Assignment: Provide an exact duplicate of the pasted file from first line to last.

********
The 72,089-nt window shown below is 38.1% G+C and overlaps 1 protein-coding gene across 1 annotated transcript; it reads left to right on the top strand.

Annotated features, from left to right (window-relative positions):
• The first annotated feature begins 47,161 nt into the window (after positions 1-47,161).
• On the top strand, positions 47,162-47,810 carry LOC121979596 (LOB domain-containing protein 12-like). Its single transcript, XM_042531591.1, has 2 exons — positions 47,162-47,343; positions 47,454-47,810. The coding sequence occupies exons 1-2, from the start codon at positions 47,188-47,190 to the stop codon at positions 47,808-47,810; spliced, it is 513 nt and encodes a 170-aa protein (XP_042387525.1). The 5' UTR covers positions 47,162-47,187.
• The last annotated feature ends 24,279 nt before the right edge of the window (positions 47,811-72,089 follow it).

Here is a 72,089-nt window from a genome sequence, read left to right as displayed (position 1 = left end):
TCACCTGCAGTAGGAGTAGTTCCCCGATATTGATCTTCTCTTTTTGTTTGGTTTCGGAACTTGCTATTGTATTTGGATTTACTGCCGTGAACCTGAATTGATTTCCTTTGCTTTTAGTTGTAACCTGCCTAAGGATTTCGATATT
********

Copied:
The 72,089-nt window shown below is 38.1% G+C and overlaps 1 protein-coding gene across 1 annotated transcript; it reads left to right on the top strand.

Annotated features, from left to right (window-relative positions):
• The first annotated feature begins 47,161 nt into the window (after positions 1-47,161).
• On the top strand, positions 47,162-47,810 carry LOC121979596 (LOB domain-containing protein 12-like). Its single transcript, XM_042531591.1, has 2 exons — positions 47,162-47,343; positions 47,454-47,810. The coding sequence occupies exons 1-2, from the start codon at positions 47,188-47,190 to the stop codon at positions 47,808-47,810; spliced, it is 513 nt and encodes a 170-aa protein (XP_042387525.1). The 5' UTR covers positions 47,162-47,187.
• The last annotated feature ends 24,279 nt before the right edge of the window (positions 47,811-72,089 follow it).

Here is a 72,089-nt window from a genome sequence, read left to right as displayed (position 1 = left end):
TCACCTGCAGTAGGAGTAGTTCCCCGATATTGATCTTCTCTTTTTGTTTGGTTTCGGAACTTGCTATTGTATTTGGATTTACTGCCGTGAACCTGAATTGATTTCCTTTGCTTTTAGTTGTAACCTGCCTAAGGATTTCGATATT